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9: Volcanoes

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    Learning Objectives

    After completing this chapter, you should be able to:

    • Relate magma type with plate boundaries
    • Understand why most magma crystallizes underground
    • Associate volcano form with eruption type and magma type
    • Recognize the hazards associated with volcanoes

    • 9.1: Introduction
      How would you like to live on an active volcano? Surprisingly, a lot of people are living on or near active volcanoes, and many more live near volcanoes that are currently considered to be “dormant”. Are they crazy? Maybe some are, but not all volcanoes erupt explosively; for example, the type of volcano that forms the Hawaiian Islands is a type that erupts effusively, with lava running down the sides (flanks) of the volcano.
    • 9.2: Magma Generation
      In the previous chapter on igneous rocks, you learned about the concept of partial melting, and in the chapter on plate tectonics you learned about the conditions necessary for mantle rocks to melt; we will review these concepts in this section.
    • 9.3: Lab Exercise (Part A)
      Refer to Figure 9.4 to help answer the questions. The exercises that follow the use of Google Earth. For each question (or set of questions) paste the location that is given into the “Search” box. When finding your locations in Google Earth, be sure to zoom out to higher eye elevations in order to see all of the important features of each area.
    • 9.4: Magmatic Processes Occurring Within The Earth's Crust
      Once magma is generated by one of the mechanisms mentioned earlier (increased temperature, decreased pressure, or by adding water), the magma rises upward through the surrounding rock mainly through pre-existing fractures in the brittle lithosphere. A lot of magma stops rising upward through the continental crust because it has encountered an area in the crust that has the same density as the magma.
    • 9.5: Lab Exercise (Part B)
      The questions in this exercise demonstrate the control that tectonic setting has on the type of magma produced. For the Google Earth questions, copy and paste the latitude and longitude coordinates into the search bar (or just type them in).
    • 9.6: Magma Composition and Viscosity
      In the chapter on igneous rocks, you learned that the igneous rock classification is in part based on the mineral content of the rock. For example, ultramafic rocks are igneous rocks composed primarily of olivine and a lesser amount of calcium-rich plagioclase and pyroxene, whereas quartz, muscovite and potassium feldspar are the typical minerals found in felsic rocks.
    • 9.7: Lab Exercise (Part C)
      The following questions address what factors control how fast a magma or lava can flow. The resistance to flow (viscosity) depends primarily on the magma or lava composition but is also affected by temperature.
    • 9.8: Volcanic Landforms and Eruption Styles
      The size, shape, and eruptive style of any volcano ultimately depend on the magma composition. We will focus mainly on mafic and felsic magmas as intermediate magmas have properties that are intermediate between these two types, and ignore the ultramafic magma as this type no longer forms. As mentioned earlier, mafic magmas are lower in silica, causing low viscosity. As mafic magma erupts on to the surface through a central vent, the magma will spread out quite easily due to its low viscosity.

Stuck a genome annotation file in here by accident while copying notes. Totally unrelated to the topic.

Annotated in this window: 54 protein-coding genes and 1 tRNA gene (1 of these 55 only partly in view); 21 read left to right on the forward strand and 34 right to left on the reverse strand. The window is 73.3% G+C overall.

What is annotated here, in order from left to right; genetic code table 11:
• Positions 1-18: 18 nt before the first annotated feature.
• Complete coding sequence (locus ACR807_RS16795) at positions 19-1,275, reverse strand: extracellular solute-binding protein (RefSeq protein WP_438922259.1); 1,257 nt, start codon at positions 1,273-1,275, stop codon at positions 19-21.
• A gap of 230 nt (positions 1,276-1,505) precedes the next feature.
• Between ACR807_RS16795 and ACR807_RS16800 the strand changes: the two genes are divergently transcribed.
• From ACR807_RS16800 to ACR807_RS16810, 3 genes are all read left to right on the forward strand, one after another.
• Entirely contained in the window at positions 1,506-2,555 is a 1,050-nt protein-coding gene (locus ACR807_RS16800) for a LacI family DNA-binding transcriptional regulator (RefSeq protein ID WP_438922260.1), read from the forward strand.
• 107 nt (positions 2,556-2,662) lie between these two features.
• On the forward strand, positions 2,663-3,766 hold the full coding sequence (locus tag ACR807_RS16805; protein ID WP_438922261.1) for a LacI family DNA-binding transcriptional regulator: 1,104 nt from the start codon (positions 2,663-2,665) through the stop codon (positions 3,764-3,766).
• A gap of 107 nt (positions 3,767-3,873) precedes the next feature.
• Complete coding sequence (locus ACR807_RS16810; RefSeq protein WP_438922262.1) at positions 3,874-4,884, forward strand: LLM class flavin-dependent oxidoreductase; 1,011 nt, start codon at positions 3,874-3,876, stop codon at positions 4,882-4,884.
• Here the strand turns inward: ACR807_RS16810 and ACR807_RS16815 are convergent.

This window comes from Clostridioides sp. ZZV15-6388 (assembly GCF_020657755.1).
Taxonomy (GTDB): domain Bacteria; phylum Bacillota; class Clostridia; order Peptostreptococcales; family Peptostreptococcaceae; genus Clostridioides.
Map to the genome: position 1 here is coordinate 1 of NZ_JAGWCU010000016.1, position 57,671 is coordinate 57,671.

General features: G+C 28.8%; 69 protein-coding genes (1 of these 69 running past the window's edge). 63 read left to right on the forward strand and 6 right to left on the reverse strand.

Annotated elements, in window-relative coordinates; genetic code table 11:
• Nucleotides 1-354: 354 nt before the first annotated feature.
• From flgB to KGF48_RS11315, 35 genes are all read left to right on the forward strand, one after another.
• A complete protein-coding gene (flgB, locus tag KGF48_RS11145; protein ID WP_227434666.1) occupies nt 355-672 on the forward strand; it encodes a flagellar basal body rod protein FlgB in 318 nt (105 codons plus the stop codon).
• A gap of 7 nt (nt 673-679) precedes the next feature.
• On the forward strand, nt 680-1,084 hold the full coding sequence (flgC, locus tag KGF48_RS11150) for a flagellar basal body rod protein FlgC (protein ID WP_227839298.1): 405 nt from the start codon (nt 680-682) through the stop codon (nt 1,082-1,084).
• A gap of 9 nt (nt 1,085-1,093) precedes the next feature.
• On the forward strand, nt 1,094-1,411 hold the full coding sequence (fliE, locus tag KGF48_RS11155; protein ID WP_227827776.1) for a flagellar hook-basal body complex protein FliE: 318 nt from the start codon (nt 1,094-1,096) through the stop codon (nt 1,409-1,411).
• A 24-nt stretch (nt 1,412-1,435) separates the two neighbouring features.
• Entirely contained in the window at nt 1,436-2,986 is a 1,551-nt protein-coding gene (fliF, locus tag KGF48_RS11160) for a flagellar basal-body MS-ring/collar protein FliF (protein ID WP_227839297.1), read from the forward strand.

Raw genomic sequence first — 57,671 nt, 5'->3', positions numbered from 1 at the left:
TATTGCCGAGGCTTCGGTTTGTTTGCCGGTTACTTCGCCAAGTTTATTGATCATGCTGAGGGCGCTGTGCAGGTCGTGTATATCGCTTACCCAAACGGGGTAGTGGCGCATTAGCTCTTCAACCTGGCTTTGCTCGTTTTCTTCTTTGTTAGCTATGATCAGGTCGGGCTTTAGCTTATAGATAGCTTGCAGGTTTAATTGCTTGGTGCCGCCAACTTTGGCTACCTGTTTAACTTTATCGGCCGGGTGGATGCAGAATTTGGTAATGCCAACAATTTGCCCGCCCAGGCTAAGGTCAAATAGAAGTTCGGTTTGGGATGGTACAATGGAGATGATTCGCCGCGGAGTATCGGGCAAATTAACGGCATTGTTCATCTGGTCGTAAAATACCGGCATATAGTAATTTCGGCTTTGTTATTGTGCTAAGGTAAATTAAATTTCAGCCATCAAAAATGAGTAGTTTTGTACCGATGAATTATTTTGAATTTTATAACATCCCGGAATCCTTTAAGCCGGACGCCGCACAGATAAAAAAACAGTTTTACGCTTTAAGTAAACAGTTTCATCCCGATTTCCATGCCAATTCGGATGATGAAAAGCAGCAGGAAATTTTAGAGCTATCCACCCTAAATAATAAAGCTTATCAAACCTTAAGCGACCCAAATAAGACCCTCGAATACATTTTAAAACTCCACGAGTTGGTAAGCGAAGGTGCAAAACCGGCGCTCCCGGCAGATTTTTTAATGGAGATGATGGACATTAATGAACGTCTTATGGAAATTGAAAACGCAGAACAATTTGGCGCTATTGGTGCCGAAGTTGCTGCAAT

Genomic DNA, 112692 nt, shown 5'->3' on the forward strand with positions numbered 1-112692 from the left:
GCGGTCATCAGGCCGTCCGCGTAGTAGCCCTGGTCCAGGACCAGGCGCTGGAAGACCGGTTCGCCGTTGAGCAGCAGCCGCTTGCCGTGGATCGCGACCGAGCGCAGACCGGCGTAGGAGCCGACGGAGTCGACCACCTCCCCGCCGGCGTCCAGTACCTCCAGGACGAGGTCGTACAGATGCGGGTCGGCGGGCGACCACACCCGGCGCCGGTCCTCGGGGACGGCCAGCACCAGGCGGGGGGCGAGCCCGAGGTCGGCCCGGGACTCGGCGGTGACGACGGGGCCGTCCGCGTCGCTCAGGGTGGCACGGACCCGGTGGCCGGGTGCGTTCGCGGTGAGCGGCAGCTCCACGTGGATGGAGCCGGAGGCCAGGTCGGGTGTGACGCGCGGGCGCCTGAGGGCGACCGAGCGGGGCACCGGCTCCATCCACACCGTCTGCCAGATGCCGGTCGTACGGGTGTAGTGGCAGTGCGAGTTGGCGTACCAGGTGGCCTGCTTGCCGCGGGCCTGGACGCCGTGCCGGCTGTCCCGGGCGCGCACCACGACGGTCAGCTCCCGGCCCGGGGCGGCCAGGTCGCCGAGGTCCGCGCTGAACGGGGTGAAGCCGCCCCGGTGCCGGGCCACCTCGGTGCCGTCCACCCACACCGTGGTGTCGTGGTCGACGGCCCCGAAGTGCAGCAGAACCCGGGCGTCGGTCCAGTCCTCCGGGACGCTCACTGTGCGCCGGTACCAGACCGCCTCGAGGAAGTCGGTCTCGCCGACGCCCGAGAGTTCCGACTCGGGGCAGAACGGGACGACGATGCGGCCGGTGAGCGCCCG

• 9.9: Lab Exercise (Part D)
      The composition of magma or lava may also control what type of volcanic features or landforms are seen on the earth’s surface. In this exercise, you will use Google Earth to identify these landforms. Figures 9.9 through 9.11 may help you in this section. For the Google Earth questions, copy and paste the latitude and longitude coordinates into the search bar (or just type them in).
    • 9.10: Volcanic Hazards
      When comparing the two volcano types, shield and composite, it is obvious that although the shield volcanos are more massive, they are far less dangerous to the population than the smaller composite volcanoes. Shield volcanoes produce basaltic lavas that may fountain at the vent, due to gases, but end up flowing passively down the flanks of the volcano.
    • 9.11: Lab Exercise (Part E)
      Potential hazards associated with certain volcanic types can be identified using topographic maps or aerial photographs. In this exercise, we will use Google Earth.
    • 9.12: Student Responses
      The following is a summary of the questions in this lab for ease in submitting answers online.

    Thumbnail: an aerial view of​ the​ Pu‘u ‘O‘o fountain during episode 23 of the Pu‘u ‘O‘o–Kupaianaha Eruption​ on July 28, 1984.​ Theodolite​ measurements of ​these ​high fountains, which played throughout the day, ranged from 150 to 305​ ​m​. (Public Domain; USGS via wikipedia).

    This page titled 9: Volcanoes is shared under a CC BY-SA license and was authored, remixed, and/or curated by Deline, Harris & Tefend (GALILEO Open Learning Materials) .

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